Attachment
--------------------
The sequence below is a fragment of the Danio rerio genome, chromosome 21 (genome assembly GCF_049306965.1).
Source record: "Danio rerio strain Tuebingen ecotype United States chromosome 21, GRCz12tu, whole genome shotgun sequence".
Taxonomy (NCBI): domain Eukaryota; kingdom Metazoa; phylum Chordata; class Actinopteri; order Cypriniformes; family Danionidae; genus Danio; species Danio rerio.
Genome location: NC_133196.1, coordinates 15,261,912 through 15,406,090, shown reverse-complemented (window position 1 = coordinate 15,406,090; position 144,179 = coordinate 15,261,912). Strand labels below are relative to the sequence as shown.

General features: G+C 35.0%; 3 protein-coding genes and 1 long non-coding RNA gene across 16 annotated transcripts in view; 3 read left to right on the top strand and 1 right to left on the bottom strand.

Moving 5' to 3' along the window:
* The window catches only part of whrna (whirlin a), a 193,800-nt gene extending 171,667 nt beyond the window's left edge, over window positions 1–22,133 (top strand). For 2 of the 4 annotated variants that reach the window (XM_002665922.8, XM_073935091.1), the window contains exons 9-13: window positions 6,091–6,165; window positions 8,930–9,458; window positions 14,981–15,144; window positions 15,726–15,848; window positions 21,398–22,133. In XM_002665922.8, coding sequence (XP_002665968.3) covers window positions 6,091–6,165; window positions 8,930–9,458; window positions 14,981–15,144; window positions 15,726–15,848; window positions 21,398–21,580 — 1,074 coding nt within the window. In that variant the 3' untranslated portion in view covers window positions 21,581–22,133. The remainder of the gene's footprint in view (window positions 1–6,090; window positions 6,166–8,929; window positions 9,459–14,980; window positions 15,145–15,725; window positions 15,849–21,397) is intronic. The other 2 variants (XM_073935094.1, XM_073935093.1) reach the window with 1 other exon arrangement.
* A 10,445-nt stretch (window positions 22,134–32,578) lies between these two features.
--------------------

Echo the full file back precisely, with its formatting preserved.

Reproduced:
The sequence below is a fragment of the Danio rerio genome, chromosome 21 (genome assembly GCF_049306965.1).
Source record: "Danio rerio strain Tuebingen ecotype United States chromosome 21, GRCz12tu, whole genome shotgun sequence".
Taxonomy (NCBI): domain Eukaryota; kingdom Metazoa; phylum Chordata; class Actinopteri; order Cypriniformes; family Danionidae; genus Danio; species Danio rerio.
Genome location: NC_133196.1, coordinates 15,261,912 through 15,406,090, shown reverse-complemented (window position 1 = coordinate 15,406,090; position 144,179 = coordinate 15,261,912). Strand labels below are relative to the sequence as shown.

General features: G+C 35.0%; 3 protein-coding genes and 1 long non-coding RNA gene across 16 annotated transcripts in view; 3 read left to right on the top strand and 1 right to left on the bottom strand.

Moving 5' to 3' along the window:
* The window catches only part of whrna (whirlin a), a 193,800-nt gene extending 171,667 nt beyond the window's left edge, over window positions 1–22,133 (top strand). For 2 of the 4 annotated variants that reach the window (XM_002665922.8, XM_073935091.1), the window contains exons 9-13: window positions 6,091–6,165; window positions 8,930–9,458; window positions 14,981–15,144; window positions 15,726–15,848; window positions 21,398–22,133. In XM_002665922.8, coding sequence (XP_002665968.3) covers window positions 6,091–6,165; window positions 8,930–9,458; window positions 14,981–15,144; window positions 15,726–15,848; window positions 21,398–21,580 — 1,074 coding nt within the window. In that variant the 3' untranslated portion in view covers window positions 21,581–22,133. The remainder of the gene's footprint in view (window positions 1–6,090; window positions 6,166–8,929; window positions 9,459–14,980; window positions 15,145–15,725; window positions 15,849–21,397) is intronic. The other 2 variants (XM_073935094.1, XM_073935093.1) reach the window with 1 other exon arrangement.
* A 10,445-nt stretch (window positions 22,134–32,578) lies between these two features.